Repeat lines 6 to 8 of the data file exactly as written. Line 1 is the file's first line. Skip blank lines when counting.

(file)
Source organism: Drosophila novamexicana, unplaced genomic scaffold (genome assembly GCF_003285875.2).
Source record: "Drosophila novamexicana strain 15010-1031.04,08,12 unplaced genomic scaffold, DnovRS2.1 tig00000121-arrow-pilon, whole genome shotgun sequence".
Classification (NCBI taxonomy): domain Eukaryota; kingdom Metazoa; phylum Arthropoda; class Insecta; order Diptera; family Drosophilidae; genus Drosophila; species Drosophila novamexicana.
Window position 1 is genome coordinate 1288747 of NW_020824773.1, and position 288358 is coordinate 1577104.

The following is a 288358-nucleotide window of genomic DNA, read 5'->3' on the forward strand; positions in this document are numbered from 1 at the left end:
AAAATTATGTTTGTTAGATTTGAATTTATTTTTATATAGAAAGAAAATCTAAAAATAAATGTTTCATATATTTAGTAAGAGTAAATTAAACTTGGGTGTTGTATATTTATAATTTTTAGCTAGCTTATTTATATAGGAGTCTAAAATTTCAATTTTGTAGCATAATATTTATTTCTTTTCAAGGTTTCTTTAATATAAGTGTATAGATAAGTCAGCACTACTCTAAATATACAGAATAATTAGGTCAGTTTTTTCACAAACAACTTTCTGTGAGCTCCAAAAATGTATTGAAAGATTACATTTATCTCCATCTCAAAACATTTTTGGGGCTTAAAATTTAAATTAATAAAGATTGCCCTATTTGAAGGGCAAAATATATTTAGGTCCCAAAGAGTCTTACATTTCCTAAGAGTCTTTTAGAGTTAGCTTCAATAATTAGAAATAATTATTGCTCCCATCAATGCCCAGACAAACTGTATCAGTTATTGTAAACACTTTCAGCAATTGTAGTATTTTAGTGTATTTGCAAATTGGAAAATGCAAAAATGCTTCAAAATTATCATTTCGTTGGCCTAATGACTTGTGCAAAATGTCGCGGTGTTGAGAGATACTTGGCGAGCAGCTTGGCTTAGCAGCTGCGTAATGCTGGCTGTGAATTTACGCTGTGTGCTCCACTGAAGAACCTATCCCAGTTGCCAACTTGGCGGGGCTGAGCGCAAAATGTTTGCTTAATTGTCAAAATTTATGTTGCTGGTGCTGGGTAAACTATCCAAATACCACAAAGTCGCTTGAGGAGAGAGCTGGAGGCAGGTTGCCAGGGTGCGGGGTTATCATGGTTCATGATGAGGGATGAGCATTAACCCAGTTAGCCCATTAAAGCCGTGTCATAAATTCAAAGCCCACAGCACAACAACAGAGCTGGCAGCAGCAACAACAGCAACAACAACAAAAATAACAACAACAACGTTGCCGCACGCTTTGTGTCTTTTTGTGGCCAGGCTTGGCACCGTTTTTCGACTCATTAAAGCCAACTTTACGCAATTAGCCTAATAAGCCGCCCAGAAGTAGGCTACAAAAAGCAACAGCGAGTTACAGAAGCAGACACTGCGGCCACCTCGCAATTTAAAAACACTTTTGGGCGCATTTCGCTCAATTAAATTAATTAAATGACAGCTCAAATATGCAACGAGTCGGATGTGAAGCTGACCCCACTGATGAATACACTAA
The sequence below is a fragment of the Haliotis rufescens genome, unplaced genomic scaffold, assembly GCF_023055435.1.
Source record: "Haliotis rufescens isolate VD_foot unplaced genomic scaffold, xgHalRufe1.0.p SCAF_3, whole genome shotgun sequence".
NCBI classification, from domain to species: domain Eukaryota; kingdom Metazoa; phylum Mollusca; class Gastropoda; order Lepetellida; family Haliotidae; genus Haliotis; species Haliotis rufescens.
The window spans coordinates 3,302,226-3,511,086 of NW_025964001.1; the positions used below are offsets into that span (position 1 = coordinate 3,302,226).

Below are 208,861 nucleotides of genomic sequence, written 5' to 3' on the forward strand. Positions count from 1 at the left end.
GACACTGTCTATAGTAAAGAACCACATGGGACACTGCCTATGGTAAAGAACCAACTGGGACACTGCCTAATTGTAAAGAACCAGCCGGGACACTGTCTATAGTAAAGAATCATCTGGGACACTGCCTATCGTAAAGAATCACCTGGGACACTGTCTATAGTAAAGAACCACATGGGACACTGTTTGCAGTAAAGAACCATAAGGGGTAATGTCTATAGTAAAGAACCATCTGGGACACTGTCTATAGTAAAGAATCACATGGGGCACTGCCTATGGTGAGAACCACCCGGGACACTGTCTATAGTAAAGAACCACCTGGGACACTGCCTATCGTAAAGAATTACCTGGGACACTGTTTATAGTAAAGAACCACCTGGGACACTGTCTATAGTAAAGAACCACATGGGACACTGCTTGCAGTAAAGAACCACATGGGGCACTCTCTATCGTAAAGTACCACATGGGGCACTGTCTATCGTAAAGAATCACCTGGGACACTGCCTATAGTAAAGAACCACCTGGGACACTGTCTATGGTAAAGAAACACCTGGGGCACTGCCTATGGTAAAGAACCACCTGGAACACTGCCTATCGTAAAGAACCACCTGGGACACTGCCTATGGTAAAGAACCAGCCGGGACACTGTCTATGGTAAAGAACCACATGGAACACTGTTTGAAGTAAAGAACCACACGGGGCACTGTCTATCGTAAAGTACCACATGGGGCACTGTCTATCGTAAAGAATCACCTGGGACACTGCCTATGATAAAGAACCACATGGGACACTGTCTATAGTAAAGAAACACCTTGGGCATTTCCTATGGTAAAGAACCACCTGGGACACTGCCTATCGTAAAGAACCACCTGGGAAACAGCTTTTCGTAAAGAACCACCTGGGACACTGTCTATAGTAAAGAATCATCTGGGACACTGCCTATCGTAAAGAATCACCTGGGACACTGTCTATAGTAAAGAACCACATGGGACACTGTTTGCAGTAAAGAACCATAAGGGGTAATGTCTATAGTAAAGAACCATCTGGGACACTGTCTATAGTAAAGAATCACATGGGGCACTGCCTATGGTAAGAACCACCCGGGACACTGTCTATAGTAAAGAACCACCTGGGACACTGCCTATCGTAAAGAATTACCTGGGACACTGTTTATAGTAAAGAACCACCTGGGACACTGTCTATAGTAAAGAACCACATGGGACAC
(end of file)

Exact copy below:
AAAATTATGTTTGTTAGATTTGAATTTATTTTTATATAGAAAGAAAATCTAAAAATAAATGTTTCATATATTTAGTAAGAGTAAATTAAACTTGGGTGTTGTATATTTATAATTTTTAGCTAGCTTATTTATATAGGAGTCTAAAATTTCAATTTTGTAGCATAATATTTATTTCTTTTCAAGGTTTCTTTAATATAAGTGTATAGATAAGTCAGCACTACTCTAAATATACAGAATAATTAGGTCAGTTTTTTCACAAACAACTTTCTGTGAGCTCCAAAAATGTATTGAAAGATTACATTTATCTCCATCTCAAAACATTTTTGGGGCTTAAAATTTAAATTAATAAAGATTGCCCTATTTGAAGGGCAAAATATATTTAGGTCCCAAAGAGTCTTACATTTCCTAAGAGTCTTTTAGAGTTAGCTTCAATAATTAGAAATAATTATTGCTCCCATCAATGCCCAGACAAACTGTATCAGTTATTGTAAACACTTTCAGCAATTGTAGTATTTTAGTGTATTTGCAAATTGGAAAATGCAAAAATGCTTCAAAATTATCATTTCGTTGGCCTAATGACTTGTGCAAAATGTCGCGGTGTTGAGAGATACTTGGCGAGCAGCTTGGCTTAGCAGCTGCGTAATGCTGGCTGTGAATTTACGCTGTGTGCTCCACTGAAGAACCTATCCCAGTTGCCAACTTGGCGGGGCTGAGCGCAAAATGTTTGCTTAATTGTCAAAATTTATGTTGCTGGTGCTGGGTAAACTATCCAAATACCACAAAGTCGCTTGAGGAGAGAGCTGGAGGCAGGTTGCCAGGGTGCGGGGTTATCATGGTTCATGATGAGGGATGAGCATTAACCCAGTTAGCCCATTAAAGCCGTGTCATAAATTCAAAGCCCACAGCACAACAACAGAGCTGGCAGCAGCAACAACAGCAACAACAACAAAAATAACAACAACAACGTTGCCGCACGCTTTGTGTCTTTTTGTGGCCAGGCTTGGCACCGTTTTTCGACTCATTAAAGCCAACTTTACGCAATTAGCCTAATAAGCCGCCCAGAAGTAGGCTACAAAAAGCAACAGCGAGTTACAGAAGCAGACACTGCGGCCACCTCGCAATTTAAAAACACTTTTGGGCGCATTTCGCTCAATTAAATTAATTAAATGACAGCTCAAATATGCAACGAGTCGGATGTGAAGCTGACCCCACTGATGAATACACTAA
The sequence below is a fragment of the Haliotis rufescens genome, unplaced genomic scaffold, assembly GCF_023055435.1.
Source record: "Haliotis rufescens isolate VD_foot unplaced genomic scaffold, xgHalRufe1.0.p SCAF_3, whole genome shotgun sequence".